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18 February 2005




This blog is written by an Icelandic girl, who grew up in California, but moved back. So it is someone with an inherit understanding of the country and its people but can also stand back and look at it from a distance, plus a good pen and great photos :)


We lived in Iceland for 3 years, and you can see everything there is to see in weeks, if you like the moon, is like living there, no forest, no trees, just rocks, and rocks. The yarn is cheap and beautiful, but to rough. Their sock yarn is the best I had found, waterproof and extra warm. Iceland is expensive because of the kroner exchange rate. I nice place to visit once.

Mary Beth

I like it all, except Bjork.


I did think that was a made up word. Very reassuring. Thought there was a whole missing block of my vocabulaire for a while there.


Back in the days when Icelandic Air was the cheapest way to get to Europe, I visited Reykjavik on a fairly regular basis. Not for any serious amount of time, mind you. Just passing through. The landscape is quite interesting for about 30 minutes. It might be a wonderful country. I'm sure there are thousands of people who love living there and who love their country. But I think you should not seriously consider leaving Brooklyn for the joys of Iceland. However, it is the home of the world's only penis museum. That might be an incentive for some people.


hum...and after your post yesterday I was thinking I needed to explore the Icelandic knitting alittle more ...


Don't fret about your obsession with Iceland - I have to confess a similar one with Newfoundland.I even went so far as to look into job postings and real estate there. People think I'm totally off my rocker. It's okay - we are allowed these oddities - it's what makes us who we are.


Do they quilt much in Iceland? What is stopping you from moving there?


My cousin is Icelandic and she has nothing but love for her country. Frankly they seem far more civilized than we Americans. They have even had a woman president already!


I'm 1/8 Icelandic. It would be so interesting to visit but I think they don't want us to live there, right?


Actually, Iceland is one of the places I want to visit in the next decade. So you can inform me as much as you like!


Just wait a year or two -- the last I knew, Iceland had the highest adolescent alcoholism level in the world. Otherwise, though, a dandy place -- pass the time by reading John McPhee's piece on how they actually stopped a wall of lava from ruining the best harbor by spraying seawater on it ("pissing on the lave" the TV watchers called it.)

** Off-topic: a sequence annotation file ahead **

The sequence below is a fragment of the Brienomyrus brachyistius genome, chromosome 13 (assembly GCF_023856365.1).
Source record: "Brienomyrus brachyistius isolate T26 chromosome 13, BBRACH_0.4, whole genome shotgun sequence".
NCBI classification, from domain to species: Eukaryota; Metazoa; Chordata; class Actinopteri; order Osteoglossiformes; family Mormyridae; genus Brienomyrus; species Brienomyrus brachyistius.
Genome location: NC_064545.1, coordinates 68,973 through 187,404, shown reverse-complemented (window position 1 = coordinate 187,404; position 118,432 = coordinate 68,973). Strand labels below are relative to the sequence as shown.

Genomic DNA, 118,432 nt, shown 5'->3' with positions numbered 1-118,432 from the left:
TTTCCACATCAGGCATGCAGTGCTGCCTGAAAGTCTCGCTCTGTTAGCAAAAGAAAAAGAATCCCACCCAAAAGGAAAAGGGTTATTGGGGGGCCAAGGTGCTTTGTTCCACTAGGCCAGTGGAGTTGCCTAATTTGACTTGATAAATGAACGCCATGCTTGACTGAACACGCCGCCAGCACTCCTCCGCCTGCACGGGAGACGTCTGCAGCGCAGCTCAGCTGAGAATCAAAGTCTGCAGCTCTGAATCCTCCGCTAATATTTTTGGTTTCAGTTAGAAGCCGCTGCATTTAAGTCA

Red-eye is a lame-ass excuse for no pictures. Get thee some Photoshop and show us the goods.


Your Sister*

We need to talk...you are seriously scaring me.
P.S. Thanks for not posting any pictures from that night (you know which one!)...actually maybe it was in your best interest.
P.S.S. "Who shall remain blogless"? - I don't like the sound of that!

Nina Nielsdottir

As I also have lived in Iceland for 3 years, I can highly recommend going there. They do quilt a lot, and even though Iceland looks like the moon on some places (e.g. the half-and-hour-drive from the airport in Keflavík to Hafnarfjörður), it is also very beautiful and green/autumncoloured (depending on the time of year). And even though some may have been frightened by Þorrablót, I can comfort you and say that it isn't the most eaten food in Iceland. But one thing you absolutely MUST try when you get there is the soft ice. Iceland have soft ice like no other countries, it does not taste like any other. Also, they mix candy into it (I know it sounds strange, but it's soooo good!). Imagine the softest, best tasting ice cream with mashed fresh strawberries and choclate pieces in it. There's just nothing better! Anyway, I could keep talking about this (the icelandic choclate is also extremely delicious, I still miss that), I think this is enough..

Nina, now living in Denmark

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